However, Percherons are gentle giants with a kind nature and will teach riders what they need to know once they gain more experience.
7) Trakehner Horses
Trakehners are warmblood horses built to excel in sport. As such, they are powerful horses with big, high-stepping movements. Riders who do not have horse experience will likely not have the body strength to handle them. Their intelligence and strong-willed temperament make them a better choice for experienced riders.
8) Friesian Horses
The breeding of Friesians has changed to make them sport horses for dressage rather than drafts designed to pull heavy loads. As such, they have become more reactive to respond to subtle aids quickly and have more energy in their gaits.
Friesians are also prone to health problems including laminitis (hoof infection) and skin infections. These conditions as well as the natural movement of the Friesian can be overwhelming to new riders.
9) Australian Brumbies
Australian Brumbies are the most feral horses in Australia. They have several characteristics of wild horses. Because of this, they can be spooky and have unpredictable behavior patterns. This unpredictability makes them difficult to ride. You can read more about how to ride spooky horses here.
Beginners should not ride them because most will freeze when the horse behaves unexpectedly.
When a horse is reactive, the rider must work quickly and calmly to diffuse the situation and avoid injury to themselves and the horse.
What Are the Characteristics of an Ideal Beginners Horse?
Now that you know which horses are a poor choice for beginners, let’s look at some of the traits a horse suited to their needs should have.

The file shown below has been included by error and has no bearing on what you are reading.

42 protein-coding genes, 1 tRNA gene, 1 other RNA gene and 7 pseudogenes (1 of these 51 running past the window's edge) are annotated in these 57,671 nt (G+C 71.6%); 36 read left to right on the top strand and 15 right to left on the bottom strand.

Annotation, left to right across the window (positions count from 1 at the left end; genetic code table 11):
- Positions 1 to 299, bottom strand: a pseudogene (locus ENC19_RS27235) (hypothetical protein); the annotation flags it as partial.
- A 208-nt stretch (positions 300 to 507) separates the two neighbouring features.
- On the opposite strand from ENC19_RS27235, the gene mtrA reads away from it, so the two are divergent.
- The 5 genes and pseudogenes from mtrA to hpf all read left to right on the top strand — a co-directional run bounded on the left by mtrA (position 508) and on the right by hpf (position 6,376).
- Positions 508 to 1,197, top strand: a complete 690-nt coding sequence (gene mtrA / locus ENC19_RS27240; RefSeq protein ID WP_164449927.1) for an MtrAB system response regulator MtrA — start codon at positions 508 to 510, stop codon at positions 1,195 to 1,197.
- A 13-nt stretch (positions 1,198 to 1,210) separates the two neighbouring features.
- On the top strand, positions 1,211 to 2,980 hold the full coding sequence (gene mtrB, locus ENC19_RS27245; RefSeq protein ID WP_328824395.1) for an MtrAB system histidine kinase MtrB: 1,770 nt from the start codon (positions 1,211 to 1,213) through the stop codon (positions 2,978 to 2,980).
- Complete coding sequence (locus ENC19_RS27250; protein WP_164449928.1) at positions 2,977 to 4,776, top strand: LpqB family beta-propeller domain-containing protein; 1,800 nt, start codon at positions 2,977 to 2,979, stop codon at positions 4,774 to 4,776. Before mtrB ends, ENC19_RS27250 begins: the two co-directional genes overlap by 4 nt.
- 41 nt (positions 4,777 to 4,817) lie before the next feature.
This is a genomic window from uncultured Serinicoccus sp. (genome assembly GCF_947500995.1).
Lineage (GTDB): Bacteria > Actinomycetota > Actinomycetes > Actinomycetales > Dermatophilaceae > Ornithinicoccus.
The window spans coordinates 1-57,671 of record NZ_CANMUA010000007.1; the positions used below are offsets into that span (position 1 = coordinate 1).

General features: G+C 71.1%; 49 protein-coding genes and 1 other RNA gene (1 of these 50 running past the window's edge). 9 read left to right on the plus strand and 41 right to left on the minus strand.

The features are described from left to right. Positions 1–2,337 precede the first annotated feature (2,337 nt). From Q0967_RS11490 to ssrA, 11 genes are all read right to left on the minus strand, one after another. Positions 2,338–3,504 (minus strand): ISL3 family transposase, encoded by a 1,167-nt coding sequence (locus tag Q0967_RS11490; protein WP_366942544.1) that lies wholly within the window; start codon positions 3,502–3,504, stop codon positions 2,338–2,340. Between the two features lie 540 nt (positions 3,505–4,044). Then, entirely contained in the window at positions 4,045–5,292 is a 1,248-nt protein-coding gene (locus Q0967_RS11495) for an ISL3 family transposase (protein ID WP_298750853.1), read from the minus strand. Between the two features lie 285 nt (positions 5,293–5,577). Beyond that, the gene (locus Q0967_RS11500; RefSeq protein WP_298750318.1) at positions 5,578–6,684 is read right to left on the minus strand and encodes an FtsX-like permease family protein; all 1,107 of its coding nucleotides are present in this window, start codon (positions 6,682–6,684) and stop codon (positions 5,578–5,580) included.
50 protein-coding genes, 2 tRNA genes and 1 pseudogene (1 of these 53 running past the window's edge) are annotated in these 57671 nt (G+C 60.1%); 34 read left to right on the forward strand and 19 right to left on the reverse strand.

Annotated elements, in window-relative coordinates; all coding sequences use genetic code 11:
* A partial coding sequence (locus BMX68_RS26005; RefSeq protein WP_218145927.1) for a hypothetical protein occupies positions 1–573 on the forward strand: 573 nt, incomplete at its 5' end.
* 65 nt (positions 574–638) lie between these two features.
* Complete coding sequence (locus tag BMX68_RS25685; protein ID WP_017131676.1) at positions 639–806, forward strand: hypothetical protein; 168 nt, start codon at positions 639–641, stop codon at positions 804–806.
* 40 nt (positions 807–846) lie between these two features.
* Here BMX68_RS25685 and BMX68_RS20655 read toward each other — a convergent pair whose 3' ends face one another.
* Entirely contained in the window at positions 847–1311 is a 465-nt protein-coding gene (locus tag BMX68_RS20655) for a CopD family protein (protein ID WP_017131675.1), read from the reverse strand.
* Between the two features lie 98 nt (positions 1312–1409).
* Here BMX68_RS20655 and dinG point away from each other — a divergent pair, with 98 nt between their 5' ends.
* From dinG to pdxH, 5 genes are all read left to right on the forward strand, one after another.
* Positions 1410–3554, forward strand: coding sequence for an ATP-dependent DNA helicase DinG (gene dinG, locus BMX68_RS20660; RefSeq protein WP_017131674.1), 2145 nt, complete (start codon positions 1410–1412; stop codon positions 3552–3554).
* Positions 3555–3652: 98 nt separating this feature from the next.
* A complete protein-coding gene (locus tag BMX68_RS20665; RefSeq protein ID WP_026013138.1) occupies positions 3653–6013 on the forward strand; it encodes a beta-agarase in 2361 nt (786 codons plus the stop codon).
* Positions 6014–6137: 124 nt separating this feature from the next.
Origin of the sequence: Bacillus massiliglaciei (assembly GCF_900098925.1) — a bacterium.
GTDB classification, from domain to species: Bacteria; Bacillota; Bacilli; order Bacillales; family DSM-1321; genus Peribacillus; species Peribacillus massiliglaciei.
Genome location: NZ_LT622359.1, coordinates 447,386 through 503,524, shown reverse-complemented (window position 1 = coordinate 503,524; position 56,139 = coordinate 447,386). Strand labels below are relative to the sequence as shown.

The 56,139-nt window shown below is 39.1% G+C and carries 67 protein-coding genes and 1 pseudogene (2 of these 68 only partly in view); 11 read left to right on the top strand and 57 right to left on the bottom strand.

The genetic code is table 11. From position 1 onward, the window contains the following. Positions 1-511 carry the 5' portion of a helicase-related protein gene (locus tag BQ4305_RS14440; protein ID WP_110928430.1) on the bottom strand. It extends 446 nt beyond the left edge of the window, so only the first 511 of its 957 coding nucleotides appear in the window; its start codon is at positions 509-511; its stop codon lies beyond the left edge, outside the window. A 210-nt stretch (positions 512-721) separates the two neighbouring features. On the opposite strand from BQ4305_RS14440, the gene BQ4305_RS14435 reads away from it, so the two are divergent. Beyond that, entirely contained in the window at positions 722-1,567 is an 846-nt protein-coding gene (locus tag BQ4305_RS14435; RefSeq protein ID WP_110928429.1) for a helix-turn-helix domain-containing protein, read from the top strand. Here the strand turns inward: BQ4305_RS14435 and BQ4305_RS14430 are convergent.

a) Middle to Senior Aged
Beginner riders should look for a horse that is at least 8 years old or older. This is because horses have had plenty of experience with humans and riding by this time. So, they will be more forgiving towards humans who are not too sure of what they are doing.
In contrast, younger horses are likely to be high-strung and less willing. As such, they will pose quite a challenge to someone who has never worked with horses.
b) Not Green or Green Broke
These terms indicate a horse with little to no training or a horse who has become used to a saddle but still has a long way to go in its learning. Beginner riders need a horse that is the opposite of this. One that is calm, knows their job, and is used to humans.
c) Has Lots of Experience in Different Environments
Both young and old horses have to be exposed to different places, sights, and sounds. This helps them get used to the busy and surprising world we live in and makes them more surefooted and safe rides. The more time a horse has spent away from the comfort of their barn, the safer they are for a new rider.
d) Minimal Health Issues
A healthy horse is a must for any rider, but especially important to beginners if they have never learned about horse care. Until they learn to handle horses with confidence, they will need a horse that is tolerant of them and the mistakes they make.
A horse with health issues will need more consistent care that a beginner may not know how to provide depending on their knowledge. Unless they have an experienced horse person to teach them, it is best to learn on a horse with a clean bill of health
These characteristics sum up the best traits for a beginner’s horse. Overall, they need a steady and calm horse that has plenty of experience with humans and their job. The horse must also be healthy with minimal health issues.
What Are the Most Important Riding Skills for Beginners to Learn?
Riding a horse properly is a skill that is learned. There is so much to learn and improve that even elite riders will have something to work towards. With that in mind, here are the most important skills beginners should learn to ride safely:
- How to maintain balance while riding and proper positioning
- How to guide the horse with the reins without pulling on their mouth
- When to take off and apply leg
- How to tell the horse to move forward, stop, and turn
- How to mount and dismount without hurting the horse
- How to do an emergency dismount
A calm horse who can tolerate mistakes and does not get frustrated easily is needed for beginners to learn these skills. That is why is it recommended they avoid the breeds mentioned earlier
The worst horse breeds for beginners are Arabians, Thoroughbreds, Mustangs, Akhal Tekes, Shires, Percherons, Trakehners, Friesians, and Australian Brumbies. The reasoning for this is that these horses either have a lot of spirit, are too tall, or have wild horse tendencies, among other things.